These two questions form the backbone of our holistic approach to personal financial planning. These questions also are the common bond that all of our clients share.
If your financial life is arranged so that you can maintain your current lifestyle for the balance of your life, the noise of daily life dulls into the background. On the other hand, if you haven’t fully prepared for future financial realities, the ups and downs each day bring new angst. Recognizing where you have financial blindspots can be vital to crafting a rational plan towards a secure financial future.
Many important questions in life, these two included, require that you step back and assess priorities. No one has enough money to do everything they want. If retiring with more income is a priority, then making a tradeoff with current spending, (so that savings can increase), has to occur. One of the most prevalent blindspots we see is an unwillingness to accept tradeoffs.
No one wants to run out of money. Trying to determine if you have enough to sustain your lifestyle until very old age is more than just a simple math equation. The persistence of inflation; the exact ordering of investment returns; actual spending; and how long you will live are all important factors. Since none of these are knowable in advance, ongoing planning and course corrections should be expected.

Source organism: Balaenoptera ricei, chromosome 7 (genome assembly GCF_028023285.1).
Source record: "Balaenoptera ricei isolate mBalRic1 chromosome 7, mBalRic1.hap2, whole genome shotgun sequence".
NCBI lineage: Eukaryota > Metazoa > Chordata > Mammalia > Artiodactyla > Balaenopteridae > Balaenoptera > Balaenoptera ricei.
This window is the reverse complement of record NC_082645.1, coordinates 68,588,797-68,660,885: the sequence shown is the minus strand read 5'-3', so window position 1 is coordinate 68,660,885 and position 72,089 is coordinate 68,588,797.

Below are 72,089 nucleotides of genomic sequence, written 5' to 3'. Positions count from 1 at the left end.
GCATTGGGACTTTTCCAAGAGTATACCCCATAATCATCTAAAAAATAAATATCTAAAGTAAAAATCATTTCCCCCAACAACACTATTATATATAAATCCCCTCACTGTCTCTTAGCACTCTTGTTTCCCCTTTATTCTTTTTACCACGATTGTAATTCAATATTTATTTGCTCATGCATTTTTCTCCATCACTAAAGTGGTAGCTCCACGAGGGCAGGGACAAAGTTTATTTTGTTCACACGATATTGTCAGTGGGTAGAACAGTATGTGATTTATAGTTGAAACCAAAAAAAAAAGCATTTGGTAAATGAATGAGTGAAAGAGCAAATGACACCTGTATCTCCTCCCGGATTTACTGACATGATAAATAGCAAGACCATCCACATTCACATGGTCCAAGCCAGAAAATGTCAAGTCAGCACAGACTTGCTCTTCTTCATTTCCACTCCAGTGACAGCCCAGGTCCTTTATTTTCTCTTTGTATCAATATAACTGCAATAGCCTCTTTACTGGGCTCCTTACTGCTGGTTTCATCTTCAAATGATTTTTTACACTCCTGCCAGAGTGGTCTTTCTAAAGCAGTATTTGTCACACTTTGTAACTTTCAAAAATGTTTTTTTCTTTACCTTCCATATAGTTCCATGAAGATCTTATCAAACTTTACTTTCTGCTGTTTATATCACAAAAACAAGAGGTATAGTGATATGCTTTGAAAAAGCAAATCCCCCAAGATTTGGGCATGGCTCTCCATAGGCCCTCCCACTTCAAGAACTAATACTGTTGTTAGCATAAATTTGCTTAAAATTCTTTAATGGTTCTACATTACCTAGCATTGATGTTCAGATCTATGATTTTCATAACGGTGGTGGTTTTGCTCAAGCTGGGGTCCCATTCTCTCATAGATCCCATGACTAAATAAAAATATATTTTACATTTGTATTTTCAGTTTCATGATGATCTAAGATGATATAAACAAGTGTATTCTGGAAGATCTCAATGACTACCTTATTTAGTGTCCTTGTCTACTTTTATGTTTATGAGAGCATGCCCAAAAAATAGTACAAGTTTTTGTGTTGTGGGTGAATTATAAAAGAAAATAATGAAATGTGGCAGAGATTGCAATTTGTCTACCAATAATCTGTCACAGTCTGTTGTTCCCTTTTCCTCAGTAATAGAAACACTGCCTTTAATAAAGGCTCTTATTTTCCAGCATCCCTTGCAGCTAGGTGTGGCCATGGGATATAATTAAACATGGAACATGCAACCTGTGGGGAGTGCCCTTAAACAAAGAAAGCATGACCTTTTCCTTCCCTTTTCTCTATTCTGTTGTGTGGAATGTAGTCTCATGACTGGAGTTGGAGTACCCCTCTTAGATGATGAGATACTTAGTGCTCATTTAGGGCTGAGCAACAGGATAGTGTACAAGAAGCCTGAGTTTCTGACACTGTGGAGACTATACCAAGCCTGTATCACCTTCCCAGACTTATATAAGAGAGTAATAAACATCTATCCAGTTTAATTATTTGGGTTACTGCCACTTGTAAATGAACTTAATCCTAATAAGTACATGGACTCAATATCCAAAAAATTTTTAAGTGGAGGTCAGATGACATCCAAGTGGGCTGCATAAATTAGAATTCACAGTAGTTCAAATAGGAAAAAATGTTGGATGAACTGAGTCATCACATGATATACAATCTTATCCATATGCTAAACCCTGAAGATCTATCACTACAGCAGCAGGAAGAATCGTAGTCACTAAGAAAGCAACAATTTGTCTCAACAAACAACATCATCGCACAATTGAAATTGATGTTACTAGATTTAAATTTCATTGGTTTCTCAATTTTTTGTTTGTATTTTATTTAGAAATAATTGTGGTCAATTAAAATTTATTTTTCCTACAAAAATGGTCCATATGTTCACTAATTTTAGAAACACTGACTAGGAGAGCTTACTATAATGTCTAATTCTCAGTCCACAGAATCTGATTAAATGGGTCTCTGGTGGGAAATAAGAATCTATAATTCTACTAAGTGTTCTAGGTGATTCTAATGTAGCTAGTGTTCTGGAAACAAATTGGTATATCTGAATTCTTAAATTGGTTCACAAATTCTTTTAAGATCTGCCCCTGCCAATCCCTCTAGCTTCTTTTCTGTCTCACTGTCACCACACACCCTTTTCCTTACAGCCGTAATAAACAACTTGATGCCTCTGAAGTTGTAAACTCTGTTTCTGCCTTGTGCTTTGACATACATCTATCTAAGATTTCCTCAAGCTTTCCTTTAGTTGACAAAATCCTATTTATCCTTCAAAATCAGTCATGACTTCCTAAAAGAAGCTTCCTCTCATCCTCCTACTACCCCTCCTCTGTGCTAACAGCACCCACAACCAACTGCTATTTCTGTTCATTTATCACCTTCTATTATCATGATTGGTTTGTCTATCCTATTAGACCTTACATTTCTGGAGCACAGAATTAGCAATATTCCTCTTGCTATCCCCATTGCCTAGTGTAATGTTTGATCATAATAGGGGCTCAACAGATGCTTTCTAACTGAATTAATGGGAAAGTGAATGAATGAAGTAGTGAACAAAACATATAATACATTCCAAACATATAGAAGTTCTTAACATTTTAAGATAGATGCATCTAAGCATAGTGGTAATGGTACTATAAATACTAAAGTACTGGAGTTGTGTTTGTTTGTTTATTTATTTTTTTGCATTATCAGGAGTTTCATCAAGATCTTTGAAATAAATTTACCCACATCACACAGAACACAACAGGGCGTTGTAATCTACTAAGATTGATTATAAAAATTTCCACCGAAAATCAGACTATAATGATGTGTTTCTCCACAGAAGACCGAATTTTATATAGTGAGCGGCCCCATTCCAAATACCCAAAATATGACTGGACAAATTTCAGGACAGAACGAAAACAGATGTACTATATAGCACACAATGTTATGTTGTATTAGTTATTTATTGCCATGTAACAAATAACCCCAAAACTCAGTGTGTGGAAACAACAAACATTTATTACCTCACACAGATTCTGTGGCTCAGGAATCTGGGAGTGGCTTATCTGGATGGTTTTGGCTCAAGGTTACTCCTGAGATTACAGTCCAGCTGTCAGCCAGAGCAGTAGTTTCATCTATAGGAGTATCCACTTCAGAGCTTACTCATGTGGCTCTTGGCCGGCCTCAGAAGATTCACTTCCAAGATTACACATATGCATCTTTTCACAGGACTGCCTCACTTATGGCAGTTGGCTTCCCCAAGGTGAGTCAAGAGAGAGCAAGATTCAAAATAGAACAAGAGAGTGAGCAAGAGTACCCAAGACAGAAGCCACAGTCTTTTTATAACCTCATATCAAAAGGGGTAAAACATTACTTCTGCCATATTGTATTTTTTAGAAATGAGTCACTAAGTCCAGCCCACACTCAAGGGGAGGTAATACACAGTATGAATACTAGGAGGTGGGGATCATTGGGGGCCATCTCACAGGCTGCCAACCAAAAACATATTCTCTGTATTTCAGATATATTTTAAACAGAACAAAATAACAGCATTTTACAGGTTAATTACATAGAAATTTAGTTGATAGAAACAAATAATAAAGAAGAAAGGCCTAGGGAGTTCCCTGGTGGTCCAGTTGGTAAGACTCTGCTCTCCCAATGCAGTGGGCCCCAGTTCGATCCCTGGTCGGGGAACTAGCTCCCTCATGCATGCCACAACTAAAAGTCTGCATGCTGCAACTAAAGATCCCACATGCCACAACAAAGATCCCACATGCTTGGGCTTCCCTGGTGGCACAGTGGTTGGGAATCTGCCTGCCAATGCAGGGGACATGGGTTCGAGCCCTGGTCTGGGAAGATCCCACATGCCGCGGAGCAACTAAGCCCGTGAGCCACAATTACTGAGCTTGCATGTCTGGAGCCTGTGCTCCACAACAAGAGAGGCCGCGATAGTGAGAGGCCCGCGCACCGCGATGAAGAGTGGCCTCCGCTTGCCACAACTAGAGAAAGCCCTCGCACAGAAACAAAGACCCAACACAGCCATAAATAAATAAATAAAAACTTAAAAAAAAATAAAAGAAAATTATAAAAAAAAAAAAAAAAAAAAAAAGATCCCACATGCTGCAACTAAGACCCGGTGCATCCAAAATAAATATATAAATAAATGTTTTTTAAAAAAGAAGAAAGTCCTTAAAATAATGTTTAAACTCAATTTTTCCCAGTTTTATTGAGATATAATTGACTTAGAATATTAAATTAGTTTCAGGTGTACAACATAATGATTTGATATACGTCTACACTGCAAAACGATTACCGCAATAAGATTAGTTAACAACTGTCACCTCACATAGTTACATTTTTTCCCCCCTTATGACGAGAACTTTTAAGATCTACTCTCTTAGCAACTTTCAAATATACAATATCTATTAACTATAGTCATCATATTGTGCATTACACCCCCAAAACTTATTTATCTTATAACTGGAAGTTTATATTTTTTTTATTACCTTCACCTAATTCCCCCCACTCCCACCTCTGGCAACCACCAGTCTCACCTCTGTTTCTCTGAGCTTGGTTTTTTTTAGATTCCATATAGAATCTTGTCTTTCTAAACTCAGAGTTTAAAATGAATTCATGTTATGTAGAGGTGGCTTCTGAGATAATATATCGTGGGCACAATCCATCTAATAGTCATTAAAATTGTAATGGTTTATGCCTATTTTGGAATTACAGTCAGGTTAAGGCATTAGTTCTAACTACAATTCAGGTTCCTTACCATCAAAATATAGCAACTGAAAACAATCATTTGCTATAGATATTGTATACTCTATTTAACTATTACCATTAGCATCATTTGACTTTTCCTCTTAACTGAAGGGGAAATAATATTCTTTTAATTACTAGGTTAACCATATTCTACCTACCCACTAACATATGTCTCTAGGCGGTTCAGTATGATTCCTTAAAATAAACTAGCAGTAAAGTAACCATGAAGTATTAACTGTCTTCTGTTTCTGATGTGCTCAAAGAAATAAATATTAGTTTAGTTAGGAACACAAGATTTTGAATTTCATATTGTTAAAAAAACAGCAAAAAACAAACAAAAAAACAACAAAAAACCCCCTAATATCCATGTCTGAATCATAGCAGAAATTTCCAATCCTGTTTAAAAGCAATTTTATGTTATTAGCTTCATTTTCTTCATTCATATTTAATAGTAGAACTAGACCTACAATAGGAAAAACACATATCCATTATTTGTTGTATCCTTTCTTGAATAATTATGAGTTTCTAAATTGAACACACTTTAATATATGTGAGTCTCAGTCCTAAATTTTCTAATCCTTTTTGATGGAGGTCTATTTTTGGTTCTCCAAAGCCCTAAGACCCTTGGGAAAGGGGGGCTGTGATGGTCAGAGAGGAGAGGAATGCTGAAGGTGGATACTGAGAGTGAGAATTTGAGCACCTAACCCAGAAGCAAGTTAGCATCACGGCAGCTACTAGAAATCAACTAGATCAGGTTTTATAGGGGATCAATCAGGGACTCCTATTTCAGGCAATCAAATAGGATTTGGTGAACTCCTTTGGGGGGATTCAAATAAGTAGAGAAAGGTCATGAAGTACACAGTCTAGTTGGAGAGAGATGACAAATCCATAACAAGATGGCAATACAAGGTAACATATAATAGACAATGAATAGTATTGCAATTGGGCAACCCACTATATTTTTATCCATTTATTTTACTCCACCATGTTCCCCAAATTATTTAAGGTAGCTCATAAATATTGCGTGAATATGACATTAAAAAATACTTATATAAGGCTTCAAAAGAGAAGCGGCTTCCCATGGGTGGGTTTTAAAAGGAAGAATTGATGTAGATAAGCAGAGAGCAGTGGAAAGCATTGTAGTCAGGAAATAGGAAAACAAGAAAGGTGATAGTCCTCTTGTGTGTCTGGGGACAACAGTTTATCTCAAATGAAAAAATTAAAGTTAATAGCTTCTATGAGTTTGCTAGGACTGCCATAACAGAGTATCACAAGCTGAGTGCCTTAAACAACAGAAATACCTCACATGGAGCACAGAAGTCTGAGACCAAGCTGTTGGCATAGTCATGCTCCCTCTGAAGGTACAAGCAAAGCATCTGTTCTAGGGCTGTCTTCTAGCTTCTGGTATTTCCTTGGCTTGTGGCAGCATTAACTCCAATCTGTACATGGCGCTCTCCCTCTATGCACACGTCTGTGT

Most financial blindspots can be traced directly to behavioral biases. These blindspots directly impact how you perceive risk. From being overly optimistic (overconfidence bias), to overweighting information that support your beliefs, (confirmation bias), the psychological blindspots are many. Professor David Hirshleifer, a finance professor at UC-Irvine recommends what he terms “self-distancing” in order to make better financial choices.
This involves considering the opposite side of the decision as a way of balancing the biases. We call this “dispassionate discipline”, a core component of what we provide our planning clients. We all have these biases as they are “factory installed”. The key is acknowledging that these biases exist so that you don’t unnecessarily hobble your long-term financial objectives.
Our primary role is to help clients understand long-term financial history and use that overlay as a tool for better decision making. Rational and realistic financial planning can’t be built upon a foundation of myths and misconceptions. In the end, your ability to deal with question number two likely forms the answer to question number one.